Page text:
Russia

Executive Summary

The constitution provides for freedom of religion, equal rights irrespective of religious belief, and the right to worship and profess one’s religion.  The law states government officials may prohibit the activity of a religious association for violating public order or engaging in “extremist activity.”  The law lists Christianity, Islam, Judaism, and Buddhism as the country’s four “traditional” religions and recognizes the special role of the Russian Orthodox Church (ROC).  Authorities continued to enforce the Supreme Court’s 2017 ruling that criminalized the activity of Jehovah’s Witnesses as “extremist” and reportedly detained at least 47 Witnesses and put 72 under investigation.  Authorities banned Jehovah’s Witnesses literature, raided homes, seized personal property and religious literature, and subjected individuals to lengthy interrogations.  Authorities continued to detain, fine, and imprison members of other minority religious groups and minority religious organizations for alleged extremism, including followers of Muslim theologian Said Nursi.  At least 11 of his followers were tried or jailed during the year, with four convicted of allegedly belonging to Hizb ut-Tahrir, and seven more detained on the suspicion that they were members of the organization.  In one case, according to the nongovernmental human rights organization (NGO) Memorial, authorities beat and verbally abused an individual allegedly from Hizb ut-Tahrir in a pretrial detention facility.  Memorial stated the government held 177 political prisoners who were jailed because of their religious beliefs, the majority of whom were Muslim.  Authorities convicted and fined several individuals for “public speech offensive to religious believers.”  In some cases, it was difficult for minority religious organizations to obtain state registration.  The government prosecuted members of many Christian denominations and others for alleged unlawful missionary activity under the amendments to antiterrorism laws passed in 2016, known as the Yarovaya Package.  Police conducted raids on the private homes and places of worship of religious minorities.  Religious minorities said local authorities used anti-extremism laws to add to the government’s list of banned religious texts.  Local officials continued to prevent minority religious organizations from obtaining land and denied them construction permits for houses of worship.  The government continued to grant privileges to the ROC not accorded to any other church or religious association, including the right to review draft legislation and greater access to public institutions.  The government fined and issued deportation orders for foreign nationals engaging in religious activity, including a rabbi and two African Pentecostals.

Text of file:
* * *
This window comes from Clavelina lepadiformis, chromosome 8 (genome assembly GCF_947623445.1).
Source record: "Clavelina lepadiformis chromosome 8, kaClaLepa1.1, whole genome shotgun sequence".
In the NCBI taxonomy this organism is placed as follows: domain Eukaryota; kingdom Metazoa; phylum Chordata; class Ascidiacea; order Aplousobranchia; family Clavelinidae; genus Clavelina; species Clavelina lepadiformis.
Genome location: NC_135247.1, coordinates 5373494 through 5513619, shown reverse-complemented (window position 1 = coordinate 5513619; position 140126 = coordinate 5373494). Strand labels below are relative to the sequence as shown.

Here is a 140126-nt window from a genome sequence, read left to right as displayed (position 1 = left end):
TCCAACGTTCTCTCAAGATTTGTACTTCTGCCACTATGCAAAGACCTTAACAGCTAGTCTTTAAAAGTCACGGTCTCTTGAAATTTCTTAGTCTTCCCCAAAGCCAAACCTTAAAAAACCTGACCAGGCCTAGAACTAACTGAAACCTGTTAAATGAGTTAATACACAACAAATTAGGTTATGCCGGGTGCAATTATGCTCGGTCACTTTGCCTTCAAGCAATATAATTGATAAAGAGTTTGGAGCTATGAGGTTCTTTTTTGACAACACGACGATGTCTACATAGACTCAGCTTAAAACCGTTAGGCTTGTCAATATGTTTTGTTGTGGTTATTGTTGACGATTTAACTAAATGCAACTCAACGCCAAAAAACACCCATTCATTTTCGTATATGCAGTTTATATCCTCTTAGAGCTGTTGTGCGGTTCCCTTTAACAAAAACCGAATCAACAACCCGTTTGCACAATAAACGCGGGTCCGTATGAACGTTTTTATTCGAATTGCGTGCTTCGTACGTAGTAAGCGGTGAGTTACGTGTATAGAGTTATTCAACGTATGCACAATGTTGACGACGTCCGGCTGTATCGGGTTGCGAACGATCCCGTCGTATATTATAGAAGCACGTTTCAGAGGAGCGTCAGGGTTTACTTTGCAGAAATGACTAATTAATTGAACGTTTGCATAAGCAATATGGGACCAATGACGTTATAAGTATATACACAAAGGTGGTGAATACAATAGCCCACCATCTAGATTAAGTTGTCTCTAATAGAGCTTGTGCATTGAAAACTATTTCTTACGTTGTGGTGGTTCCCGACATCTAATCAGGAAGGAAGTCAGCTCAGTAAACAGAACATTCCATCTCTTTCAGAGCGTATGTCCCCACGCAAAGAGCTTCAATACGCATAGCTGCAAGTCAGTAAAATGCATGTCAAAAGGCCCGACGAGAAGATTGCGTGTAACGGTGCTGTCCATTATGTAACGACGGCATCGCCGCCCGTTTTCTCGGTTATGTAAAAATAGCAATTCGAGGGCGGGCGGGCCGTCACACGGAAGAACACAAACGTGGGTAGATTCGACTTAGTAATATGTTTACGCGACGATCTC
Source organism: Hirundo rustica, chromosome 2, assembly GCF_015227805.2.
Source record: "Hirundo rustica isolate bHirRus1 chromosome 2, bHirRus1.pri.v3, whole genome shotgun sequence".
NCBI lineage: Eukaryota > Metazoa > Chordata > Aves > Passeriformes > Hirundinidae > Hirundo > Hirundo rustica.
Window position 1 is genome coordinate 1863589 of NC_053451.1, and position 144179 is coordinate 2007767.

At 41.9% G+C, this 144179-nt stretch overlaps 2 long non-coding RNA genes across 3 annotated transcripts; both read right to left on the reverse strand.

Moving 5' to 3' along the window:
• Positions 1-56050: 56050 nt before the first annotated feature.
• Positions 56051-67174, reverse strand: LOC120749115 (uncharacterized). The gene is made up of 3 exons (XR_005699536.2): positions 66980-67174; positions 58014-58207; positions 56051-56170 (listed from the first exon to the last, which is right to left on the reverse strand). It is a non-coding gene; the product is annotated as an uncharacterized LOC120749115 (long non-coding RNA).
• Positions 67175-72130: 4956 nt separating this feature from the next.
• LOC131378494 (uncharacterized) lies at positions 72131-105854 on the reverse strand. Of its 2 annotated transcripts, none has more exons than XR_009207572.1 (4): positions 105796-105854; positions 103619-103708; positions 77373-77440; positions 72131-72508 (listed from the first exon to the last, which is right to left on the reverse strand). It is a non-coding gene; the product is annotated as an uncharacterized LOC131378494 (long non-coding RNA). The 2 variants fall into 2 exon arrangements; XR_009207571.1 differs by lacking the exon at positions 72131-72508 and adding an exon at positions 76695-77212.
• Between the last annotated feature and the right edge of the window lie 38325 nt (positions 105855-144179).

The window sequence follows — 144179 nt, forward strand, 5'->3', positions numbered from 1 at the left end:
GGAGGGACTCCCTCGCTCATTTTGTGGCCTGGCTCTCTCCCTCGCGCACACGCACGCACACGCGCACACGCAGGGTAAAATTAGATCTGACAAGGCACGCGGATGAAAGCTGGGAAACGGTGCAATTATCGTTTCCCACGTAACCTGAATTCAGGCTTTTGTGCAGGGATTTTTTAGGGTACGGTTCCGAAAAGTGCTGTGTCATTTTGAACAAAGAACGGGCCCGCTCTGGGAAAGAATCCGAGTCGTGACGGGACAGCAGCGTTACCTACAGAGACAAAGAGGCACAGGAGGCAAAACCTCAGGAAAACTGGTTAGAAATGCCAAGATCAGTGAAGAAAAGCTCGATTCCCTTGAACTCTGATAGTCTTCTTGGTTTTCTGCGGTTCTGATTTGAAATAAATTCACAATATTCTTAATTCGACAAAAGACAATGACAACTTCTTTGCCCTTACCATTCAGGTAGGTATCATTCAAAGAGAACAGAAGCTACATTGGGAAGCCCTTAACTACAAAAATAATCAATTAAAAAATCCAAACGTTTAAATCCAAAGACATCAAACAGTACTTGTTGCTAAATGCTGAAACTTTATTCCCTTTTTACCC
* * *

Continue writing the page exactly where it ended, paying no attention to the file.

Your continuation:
Media, NGOs, and religious groups reported a number of attacks on individuals based on their religious identity.  For example, since the 2017 Supreme Court ruling classifying the religion as “extremist,” Jehovah’s Witnesses reported beatings, arson attacks on their homes, and employment discrimination.  Reports also indicated that hundreds fled the country in fear of persecution.  According to the SOVA Center for Information and Analysis (SOVA Center), a local NGO, there were several reported cases of vandalism during the year targeting religious properties.  These included unknown assailants knocking down crosses and desecrating Jewish cemeteries.  In separate instances, arsonists attacked two Orthodox churches and set fire to a Jewish leader’s vehicle.

The U.S. Ambassador and embassy officials met with a range of government officials to express concern over the treatment of religious minorities, particularly the use of the law on extremism to restrict the activities of religious minorities, and the revocation of the registration of some minority religious organizations.  Throughout the year, the Ambassador met with representatives of the ROC and minority faiths to discuss concerns about religious freedom in the country, including with leaders of the Russian Jewish Congress (RJC), the National Coalition of Supporting Eurasian Jewry, the Church of Scientology (COS), and The Church of Jesus Christ of Latter-day Saints (Church of Jesus Christ).  In addition, consular officers participated in many administrative hearings involving U.S. citizens accused of violating visa or other administrative requirements.  Some of the U.S. citizens in these cases said the government targeted them because they were members of the Church of Jesus Christ, Jehovah’s Witnesses, or other religious minorities.  Other representatives from the embassy and Consulates General in Yekaterinburg and Vladivostok met regularly with religious leaders and representatives from multiple faiths to discuss developments related to religious legislation, government practices, and specific religious freedom cases.  The embassy sponsored visits of members of different faiths from several regions of the country to the United States to engage in the topics of religious freedom and countering violent extremism.  The embassy also used its social media platforms during the year to highlight religious freedom concerns.

On November 28, in accordance with the International Religious Freedom Act of 1998, as amended, the Secretary of State placed Russia on a Special Watch List for having engaged in or tolerated severe violations of religious freedom.

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U.S. Department of State

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